A Japanese research group develops a superconducting microprocessor that is 80 times more efficient than conventional CPUs
CPUs and GPUs is improving year by year, but at the same time, power consumption tends to increase. The total power consumed by data centers around the world will reach 2% of the world's power by 2020 and is projected to increase to 8% by 2030, thus saving power for microprocessors. The conversion has become a big issue. Meanwhile, a Japanese research team has succeeded in developing a superconducting microprocessor that operates with 80 times the power efficiency of conventional CPUs.
The performance of microprocessors such as
Superconducting Microprocessors? Turns Out They're Ultra-Efficient --IEEE Spectrum
MANA: A Monolithic Adiabatic iNtegration Architecture Microprocessor Using 1.4-zJ / op Unshunted Superconductor Josephson Junction Devices
(PDF file) https://ieeexplore.ieee.org/stamp/stamp.jsp?tp = & arnumber=9295318
Yokohama National University research group has the resistance to cool a specific metal to very low temperatures becomes zero superconducting By using, operable low energy small energy logic ' adiabatic flux quantum Parametron ( I worked on the design of a superconducting microprocessor using ' AQFP) circuit '. As a result, it has announced that it has succeeded in developing the ' Monolithic Adiabatic iNtegration Architecture (MANA) ' superconducting microprocessor equipped with more than 10,000 AQFP circuits.
According to Christopher Ayala, an associate professor at the Institute of Advanced Sciences, Yokohama National University, who is a member of the research team, the operating frequency of general superconductor devices is several hundred GHz, while MANA is up to about 10 GHz. It will work. In this research, MANA operated at 2.5GHz, which is equivalent to a general CPU, but as the design method and experimental method improve, it will be able to operate at 5-10GHz.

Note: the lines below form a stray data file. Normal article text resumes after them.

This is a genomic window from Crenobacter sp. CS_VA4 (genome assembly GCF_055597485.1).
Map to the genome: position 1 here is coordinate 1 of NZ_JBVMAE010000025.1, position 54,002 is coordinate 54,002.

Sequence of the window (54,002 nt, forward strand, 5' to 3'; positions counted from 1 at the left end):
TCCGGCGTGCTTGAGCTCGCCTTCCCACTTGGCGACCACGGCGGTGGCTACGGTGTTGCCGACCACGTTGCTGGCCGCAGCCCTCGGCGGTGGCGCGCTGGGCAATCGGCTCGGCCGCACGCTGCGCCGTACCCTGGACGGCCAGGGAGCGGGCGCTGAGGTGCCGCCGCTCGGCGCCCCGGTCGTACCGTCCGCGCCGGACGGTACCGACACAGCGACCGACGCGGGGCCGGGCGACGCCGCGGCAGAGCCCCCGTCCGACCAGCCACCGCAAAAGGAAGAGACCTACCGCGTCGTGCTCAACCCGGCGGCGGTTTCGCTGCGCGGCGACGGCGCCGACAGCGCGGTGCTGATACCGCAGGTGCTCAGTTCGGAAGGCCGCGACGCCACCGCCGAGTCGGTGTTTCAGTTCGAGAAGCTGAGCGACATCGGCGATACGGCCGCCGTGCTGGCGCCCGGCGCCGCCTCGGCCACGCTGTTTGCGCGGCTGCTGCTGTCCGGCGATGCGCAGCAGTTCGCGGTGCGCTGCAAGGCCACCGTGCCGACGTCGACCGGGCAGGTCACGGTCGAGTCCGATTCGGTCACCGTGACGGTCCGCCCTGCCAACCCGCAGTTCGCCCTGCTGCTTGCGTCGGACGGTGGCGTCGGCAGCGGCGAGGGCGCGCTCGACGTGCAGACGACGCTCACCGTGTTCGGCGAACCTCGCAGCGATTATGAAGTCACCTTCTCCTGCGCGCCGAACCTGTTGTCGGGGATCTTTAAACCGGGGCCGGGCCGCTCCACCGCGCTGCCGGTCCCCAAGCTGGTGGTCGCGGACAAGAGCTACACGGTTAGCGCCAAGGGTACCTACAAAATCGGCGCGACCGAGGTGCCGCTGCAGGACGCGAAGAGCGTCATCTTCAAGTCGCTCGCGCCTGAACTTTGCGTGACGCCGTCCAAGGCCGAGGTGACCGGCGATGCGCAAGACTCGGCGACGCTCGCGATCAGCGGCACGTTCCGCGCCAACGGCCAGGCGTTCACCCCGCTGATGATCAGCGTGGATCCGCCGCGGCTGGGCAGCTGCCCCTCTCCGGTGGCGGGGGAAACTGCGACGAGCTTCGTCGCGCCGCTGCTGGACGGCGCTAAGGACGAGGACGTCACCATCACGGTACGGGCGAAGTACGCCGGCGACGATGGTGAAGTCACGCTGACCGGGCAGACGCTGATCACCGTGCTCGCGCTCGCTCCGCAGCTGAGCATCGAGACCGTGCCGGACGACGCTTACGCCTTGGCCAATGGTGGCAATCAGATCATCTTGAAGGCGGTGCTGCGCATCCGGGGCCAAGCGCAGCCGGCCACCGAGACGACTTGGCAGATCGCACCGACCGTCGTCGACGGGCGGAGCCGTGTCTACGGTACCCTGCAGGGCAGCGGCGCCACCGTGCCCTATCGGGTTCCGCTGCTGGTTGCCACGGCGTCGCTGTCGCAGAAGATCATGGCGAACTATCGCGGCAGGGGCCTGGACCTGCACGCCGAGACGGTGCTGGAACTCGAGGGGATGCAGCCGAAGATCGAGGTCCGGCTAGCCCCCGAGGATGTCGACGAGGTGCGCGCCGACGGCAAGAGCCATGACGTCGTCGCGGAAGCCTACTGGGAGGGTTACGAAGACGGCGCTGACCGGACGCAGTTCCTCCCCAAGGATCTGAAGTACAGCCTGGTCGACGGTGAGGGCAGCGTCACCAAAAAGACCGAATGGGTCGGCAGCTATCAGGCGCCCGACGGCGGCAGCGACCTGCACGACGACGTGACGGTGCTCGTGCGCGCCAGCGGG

Since MANA is designed using superconductors, it will not operate unless it is cooled to 4.2K (about minus 269 ° C). The research team succeeded in operating MANA by attaching MANA to the tip of a custom-made cable and connecting it to a liquid helium cylinder as shown in the image below.
As mentioned above, in order for MANA to operate, it is necessary to maintain a very low temperature of about minus 269 ° C, but even if the energy required for cooling is taken into account, it is compared with the 7nm processor currently on the market. It operates 80 times more energy efficiently, Ayala said.
In addition, IEEE Spectrum, the journal of the Institute of Electrical and Electronics Engineers (IEEE) , points out that MANA requires a cooling system with liquid helium, so it is suitable for large-scale computing environments such as data centers and supercomputers. doing.
Mr. Ayala said, 'There are still many areas in MANA that have room for improvement, such as clock networks and latency, and our research team is continuing research to improve these areas,' he said. He talked about his motivation.